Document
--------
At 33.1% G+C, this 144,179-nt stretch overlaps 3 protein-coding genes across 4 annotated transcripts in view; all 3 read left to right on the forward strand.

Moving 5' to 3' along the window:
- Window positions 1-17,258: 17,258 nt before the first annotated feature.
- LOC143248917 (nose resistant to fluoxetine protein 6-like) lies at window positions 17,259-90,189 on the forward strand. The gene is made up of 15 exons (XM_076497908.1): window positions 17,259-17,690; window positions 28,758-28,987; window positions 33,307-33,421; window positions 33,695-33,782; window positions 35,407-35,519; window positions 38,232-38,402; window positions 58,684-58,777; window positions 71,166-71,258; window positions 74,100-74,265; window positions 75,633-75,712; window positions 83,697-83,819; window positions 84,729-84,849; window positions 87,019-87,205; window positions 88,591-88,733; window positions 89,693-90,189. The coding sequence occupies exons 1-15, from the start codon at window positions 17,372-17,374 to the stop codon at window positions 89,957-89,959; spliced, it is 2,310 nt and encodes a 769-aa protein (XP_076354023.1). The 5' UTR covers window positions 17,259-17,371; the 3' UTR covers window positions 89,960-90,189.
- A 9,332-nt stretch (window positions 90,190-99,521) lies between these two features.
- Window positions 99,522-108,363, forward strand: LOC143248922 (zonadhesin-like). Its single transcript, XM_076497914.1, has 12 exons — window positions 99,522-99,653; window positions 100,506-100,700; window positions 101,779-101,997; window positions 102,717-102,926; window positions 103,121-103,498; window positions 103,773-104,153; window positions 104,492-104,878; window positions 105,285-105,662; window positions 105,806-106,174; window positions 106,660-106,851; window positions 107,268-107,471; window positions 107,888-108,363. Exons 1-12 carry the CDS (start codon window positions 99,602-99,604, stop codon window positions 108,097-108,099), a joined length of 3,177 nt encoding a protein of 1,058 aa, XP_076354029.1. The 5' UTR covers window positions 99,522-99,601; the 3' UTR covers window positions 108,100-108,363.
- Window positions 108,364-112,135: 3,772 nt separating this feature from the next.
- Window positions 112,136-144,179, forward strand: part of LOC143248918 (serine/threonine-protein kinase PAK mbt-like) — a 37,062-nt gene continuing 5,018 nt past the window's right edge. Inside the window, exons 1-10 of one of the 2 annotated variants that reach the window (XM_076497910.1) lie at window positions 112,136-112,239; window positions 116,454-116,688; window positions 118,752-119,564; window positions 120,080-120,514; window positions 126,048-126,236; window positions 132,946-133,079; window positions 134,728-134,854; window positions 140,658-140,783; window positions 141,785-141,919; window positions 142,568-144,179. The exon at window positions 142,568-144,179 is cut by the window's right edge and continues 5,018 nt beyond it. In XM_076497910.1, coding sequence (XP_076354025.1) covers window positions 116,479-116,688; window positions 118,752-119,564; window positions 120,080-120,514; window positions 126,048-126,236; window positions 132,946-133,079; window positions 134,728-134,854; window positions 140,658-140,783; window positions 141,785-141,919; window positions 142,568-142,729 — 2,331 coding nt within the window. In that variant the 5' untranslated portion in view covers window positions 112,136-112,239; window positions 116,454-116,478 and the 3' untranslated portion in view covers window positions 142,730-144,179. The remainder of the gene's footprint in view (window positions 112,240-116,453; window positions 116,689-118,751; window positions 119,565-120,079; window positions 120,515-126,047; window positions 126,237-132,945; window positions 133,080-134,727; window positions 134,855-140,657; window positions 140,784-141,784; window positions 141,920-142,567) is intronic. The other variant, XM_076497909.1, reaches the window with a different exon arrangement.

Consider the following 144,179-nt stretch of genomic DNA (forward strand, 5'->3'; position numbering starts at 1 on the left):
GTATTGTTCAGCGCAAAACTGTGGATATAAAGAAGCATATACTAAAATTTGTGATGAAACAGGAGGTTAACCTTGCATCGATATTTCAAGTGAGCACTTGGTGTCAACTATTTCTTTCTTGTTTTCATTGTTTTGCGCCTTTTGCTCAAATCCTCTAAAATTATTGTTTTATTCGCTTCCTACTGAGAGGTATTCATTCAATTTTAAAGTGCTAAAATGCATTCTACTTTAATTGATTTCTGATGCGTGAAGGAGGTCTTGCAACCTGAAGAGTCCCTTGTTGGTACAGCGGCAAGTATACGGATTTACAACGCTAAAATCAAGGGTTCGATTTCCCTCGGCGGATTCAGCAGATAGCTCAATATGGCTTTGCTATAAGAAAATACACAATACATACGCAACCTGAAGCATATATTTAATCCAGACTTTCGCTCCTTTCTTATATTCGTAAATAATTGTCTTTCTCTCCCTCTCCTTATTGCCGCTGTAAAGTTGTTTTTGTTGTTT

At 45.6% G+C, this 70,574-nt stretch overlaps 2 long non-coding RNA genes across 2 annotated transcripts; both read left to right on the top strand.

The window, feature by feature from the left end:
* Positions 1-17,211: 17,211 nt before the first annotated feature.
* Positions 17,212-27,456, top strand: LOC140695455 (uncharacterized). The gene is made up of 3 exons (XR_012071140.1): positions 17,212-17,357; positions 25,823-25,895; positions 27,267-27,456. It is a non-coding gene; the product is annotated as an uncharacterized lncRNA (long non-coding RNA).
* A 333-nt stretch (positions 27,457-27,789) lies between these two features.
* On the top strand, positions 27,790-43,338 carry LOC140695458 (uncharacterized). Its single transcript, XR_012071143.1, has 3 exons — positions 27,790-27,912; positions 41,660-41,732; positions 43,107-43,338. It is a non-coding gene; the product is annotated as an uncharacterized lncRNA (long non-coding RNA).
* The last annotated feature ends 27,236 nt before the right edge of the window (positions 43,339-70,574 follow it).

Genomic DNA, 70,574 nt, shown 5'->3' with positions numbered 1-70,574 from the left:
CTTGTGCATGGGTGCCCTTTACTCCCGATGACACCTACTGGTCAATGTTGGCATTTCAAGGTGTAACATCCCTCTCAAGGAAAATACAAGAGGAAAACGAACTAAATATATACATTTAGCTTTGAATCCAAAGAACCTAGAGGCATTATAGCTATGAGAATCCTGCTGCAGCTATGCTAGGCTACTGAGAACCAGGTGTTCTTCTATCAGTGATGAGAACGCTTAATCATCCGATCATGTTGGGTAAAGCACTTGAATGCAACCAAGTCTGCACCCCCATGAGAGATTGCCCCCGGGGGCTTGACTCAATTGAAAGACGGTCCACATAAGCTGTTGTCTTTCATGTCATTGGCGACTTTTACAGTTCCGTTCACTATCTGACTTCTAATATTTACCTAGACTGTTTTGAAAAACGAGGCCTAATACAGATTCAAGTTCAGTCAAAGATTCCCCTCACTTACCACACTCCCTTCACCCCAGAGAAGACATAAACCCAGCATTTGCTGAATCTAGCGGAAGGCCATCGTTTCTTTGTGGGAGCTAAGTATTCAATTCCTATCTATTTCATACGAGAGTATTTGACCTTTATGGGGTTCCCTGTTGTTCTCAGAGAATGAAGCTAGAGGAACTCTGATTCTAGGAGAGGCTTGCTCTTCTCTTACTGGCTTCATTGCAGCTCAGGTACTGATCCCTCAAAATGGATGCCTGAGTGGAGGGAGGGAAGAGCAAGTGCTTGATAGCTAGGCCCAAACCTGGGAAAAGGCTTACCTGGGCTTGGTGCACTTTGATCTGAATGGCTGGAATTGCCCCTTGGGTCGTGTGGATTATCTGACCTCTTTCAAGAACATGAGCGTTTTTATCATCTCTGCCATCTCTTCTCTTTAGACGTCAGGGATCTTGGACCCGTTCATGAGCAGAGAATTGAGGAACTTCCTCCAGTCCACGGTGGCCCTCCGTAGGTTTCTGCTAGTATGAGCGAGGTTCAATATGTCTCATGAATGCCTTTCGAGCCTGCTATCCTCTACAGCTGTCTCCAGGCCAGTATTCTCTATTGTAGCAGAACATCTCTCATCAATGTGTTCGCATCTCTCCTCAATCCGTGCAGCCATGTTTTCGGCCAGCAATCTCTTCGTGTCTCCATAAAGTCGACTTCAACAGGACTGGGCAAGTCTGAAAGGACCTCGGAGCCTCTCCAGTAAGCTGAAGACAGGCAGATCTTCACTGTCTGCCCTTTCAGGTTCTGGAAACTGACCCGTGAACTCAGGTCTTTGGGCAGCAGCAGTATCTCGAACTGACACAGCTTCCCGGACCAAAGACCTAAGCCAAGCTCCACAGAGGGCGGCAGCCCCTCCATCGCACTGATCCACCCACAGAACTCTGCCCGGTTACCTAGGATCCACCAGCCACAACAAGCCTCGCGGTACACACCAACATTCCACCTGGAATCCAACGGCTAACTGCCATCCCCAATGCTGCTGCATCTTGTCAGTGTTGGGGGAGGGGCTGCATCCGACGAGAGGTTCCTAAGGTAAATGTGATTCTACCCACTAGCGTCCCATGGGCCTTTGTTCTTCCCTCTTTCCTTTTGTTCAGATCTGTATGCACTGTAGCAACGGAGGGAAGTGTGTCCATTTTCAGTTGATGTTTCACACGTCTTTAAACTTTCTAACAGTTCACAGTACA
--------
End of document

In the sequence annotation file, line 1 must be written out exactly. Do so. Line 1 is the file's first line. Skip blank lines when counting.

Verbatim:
At 33.1% G+C, this 144,179-nt stretch overlaps 3 protein-coding genes across 4 annotated transcripts in view; all 3 read left to right on the forward strand.